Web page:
On Thursday 23 November 2023, Ofgem will announce the new level of the price cap, which will take effect on 1 January. This will happen in the usual way, except that Ofgem will be using a different Typical Domestic Consumption Value (TDCV) than it has done in the past. This will mean that the level of the price cap will not be directly comparable to previous price caps. This short briefing explains why this is, and the implications of a changed TDCV.
What is the TDCV and why does Ofgem need it?
The TDCV is an industry-standard value for the annual gas and electricity usage of a typical domestic consumer. The TDCVs are used to derive the typical bills quoted in the publication of price cap and Energy Price Guarantee (EPG) updates.
Ofgem needs to understand typical consumption so that things like policy costs can be recovered properly from the unit rate. If average consumption rates reduce, but the TDCV didn’t reduce with it, there would be a shortfall in the recovery of these costs from bills.
How is the TDCV changing?
The TDCVs are changing for both electricity and gas. For electricity, it will reduce from 2,900kwh/year to 2,700kwh/year. For gas, it will reduce from 12,000kwh/year to 11,500kwh/year.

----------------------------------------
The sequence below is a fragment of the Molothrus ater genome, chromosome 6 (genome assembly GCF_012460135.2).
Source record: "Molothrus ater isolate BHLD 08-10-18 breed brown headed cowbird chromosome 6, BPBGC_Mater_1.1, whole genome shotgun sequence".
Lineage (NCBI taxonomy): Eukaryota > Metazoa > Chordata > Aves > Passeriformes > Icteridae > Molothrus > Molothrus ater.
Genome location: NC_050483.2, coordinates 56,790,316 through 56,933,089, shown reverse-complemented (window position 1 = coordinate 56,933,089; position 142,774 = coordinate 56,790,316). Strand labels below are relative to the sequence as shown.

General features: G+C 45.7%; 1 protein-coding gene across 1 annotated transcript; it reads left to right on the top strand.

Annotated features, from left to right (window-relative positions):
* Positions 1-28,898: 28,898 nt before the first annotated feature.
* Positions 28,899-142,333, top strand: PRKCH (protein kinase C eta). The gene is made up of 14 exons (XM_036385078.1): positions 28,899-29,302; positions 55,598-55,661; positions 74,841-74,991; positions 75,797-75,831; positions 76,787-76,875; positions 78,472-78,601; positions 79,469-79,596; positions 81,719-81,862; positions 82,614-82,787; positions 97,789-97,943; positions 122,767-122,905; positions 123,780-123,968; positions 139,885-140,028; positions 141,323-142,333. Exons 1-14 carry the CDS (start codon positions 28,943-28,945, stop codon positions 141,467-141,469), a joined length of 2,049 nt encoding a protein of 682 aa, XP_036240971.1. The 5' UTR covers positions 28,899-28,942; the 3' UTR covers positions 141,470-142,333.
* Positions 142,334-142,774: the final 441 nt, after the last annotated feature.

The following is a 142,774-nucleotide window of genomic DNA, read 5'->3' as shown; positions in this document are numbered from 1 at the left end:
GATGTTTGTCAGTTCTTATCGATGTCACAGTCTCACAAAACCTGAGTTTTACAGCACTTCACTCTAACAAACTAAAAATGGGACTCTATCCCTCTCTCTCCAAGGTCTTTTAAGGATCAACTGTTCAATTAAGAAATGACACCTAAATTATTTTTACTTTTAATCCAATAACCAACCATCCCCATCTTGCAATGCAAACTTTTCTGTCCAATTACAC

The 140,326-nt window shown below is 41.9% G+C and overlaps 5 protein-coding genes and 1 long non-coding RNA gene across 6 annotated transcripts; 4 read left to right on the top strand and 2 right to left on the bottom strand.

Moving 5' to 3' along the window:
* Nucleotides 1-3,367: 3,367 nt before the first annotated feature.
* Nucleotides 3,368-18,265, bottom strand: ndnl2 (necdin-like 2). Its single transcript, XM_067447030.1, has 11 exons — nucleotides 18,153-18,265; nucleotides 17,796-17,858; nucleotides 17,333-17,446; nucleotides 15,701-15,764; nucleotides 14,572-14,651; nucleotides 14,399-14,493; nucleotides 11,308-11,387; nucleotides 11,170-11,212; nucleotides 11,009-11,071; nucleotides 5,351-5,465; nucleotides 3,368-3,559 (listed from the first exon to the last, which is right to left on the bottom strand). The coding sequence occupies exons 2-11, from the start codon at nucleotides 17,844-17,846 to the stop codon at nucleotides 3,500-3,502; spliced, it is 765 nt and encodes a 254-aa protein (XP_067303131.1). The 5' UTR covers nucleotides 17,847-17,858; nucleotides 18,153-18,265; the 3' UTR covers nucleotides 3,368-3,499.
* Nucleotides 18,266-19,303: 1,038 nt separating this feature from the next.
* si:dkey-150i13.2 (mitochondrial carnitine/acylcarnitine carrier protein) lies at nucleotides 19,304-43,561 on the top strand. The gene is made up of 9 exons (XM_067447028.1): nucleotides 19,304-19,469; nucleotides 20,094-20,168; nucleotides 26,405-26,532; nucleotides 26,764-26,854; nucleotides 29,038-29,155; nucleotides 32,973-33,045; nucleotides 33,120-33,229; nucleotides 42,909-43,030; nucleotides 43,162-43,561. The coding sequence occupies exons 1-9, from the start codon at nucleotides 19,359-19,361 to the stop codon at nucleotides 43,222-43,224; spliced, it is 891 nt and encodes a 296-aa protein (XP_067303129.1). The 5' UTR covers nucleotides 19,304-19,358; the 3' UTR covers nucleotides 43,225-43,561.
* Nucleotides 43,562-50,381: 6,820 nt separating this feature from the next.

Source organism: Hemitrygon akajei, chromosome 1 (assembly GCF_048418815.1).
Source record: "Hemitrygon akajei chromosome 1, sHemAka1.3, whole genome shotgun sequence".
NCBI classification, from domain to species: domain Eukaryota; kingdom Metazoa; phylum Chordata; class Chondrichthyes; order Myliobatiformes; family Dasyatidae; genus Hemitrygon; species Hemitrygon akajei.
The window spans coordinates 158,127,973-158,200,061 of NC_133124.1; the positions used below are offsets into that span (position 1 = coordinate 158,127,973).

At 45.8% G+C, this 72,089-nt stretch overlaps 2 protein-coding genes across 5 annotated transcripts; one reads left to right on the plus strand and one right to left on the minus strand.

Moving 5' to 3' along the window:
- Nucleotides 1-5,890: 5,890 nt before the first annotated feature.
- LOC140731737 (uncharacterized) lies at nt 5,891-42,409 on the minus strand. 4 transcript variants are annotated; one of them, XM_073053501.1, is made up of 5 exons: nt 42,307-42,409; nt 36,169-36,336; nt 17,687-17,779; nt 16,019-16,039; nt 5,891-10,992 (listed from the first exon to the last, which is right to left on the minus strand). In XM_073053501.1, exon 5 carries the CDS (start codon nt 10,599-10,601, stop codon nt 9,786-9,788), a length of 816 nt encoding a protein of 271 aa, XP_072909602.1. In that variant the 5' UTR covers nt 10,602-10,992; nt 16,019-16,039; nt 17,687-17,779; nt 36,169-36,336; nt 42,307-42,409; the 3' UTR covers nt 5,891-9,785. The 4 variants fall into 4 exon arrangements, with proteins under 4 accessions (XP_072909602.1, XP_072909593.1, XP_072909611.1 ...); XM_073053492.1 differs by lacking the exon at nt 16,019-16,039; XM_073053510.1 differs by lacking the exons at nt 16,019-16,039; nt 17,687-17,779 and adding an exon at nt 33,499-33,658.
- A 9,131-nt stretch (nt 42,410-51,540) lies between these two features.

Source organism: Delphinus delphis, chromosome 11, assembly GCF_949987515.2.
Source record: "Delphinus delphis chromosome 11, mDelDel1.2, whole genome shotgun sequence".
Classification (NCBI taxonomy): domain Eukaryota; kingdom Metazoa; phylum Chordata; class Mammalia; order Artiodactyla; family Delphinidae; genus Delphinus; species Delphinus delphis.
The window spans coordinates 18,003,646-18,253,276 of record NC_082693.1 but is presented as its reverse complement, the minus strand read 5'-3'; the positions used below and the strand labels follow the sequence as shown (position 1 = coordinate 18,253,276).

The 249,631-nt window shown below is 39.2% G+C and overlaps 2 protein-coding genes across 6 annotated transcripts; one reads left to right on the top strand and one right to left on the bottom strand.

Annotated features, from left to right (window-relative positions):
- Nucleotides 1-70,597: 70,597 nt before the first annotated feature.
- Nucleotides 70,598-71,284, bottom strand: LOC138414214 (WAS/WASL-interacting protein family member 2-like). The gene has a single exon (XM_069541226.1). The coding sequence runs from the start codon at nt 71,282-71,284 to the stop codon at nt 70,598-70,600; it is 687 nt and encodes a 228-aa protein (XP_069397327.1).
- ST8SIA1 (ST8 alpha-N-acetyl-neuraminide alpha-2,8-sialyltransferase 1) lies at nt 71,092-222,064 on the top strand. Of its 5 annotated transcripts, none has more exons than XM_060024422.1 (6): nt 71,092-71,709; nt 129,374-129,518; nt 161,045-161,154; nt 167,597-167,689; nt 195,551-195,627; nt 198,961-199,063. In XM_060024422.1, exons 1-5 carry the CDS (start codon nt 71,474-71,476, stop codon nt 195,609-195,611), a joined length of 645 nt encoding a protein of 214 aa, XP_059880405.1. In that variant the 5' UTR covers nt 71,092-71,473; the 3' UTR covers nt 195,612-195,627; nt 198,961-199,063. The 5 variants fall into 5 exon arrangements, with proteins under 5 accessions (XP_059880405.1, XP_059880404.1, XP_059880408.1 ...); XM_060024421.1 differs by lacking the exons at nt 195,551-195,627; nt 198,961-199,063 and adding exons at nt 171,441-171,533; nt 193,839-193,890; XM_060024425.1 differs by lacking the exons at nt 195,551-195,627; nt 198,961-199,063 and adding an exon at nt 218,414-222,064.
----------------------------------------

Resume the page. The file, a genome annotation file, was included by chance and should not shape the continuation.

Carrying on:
Why has the TDCV reduced?
There are two main reasons why the TDCV has been reduced.
Firstly, because there have been legitimate efficiency gains in UK households, through making the fabric of homes more energy efficient, and through white goods becoming more efficient over time.
Secondly, and more worryingly, demand has reduced over the last two years as households have rationed their energy in response to high energy prices. For example, polling conducted by National Energy Action (NEA) and Birmingham University found that 81% said they rationed energy that winter, while 55% rationed hot water and 13% had reduced the use of powered medical equipment at home in response to high prices
Additionally, the ONS has shown that ~30% in the winter that Ofgem is using to measure usage (21/22)
What impact will this have on the price cap?
Lower TDCVs will likely artificially result in a lower number that will be reported as the price cap level, even if prices increase. Cornwall Insight is predicting a new cap of £1,931 using the new TDCV level. This equates to a cap of £2,025 at the previous TDCV level.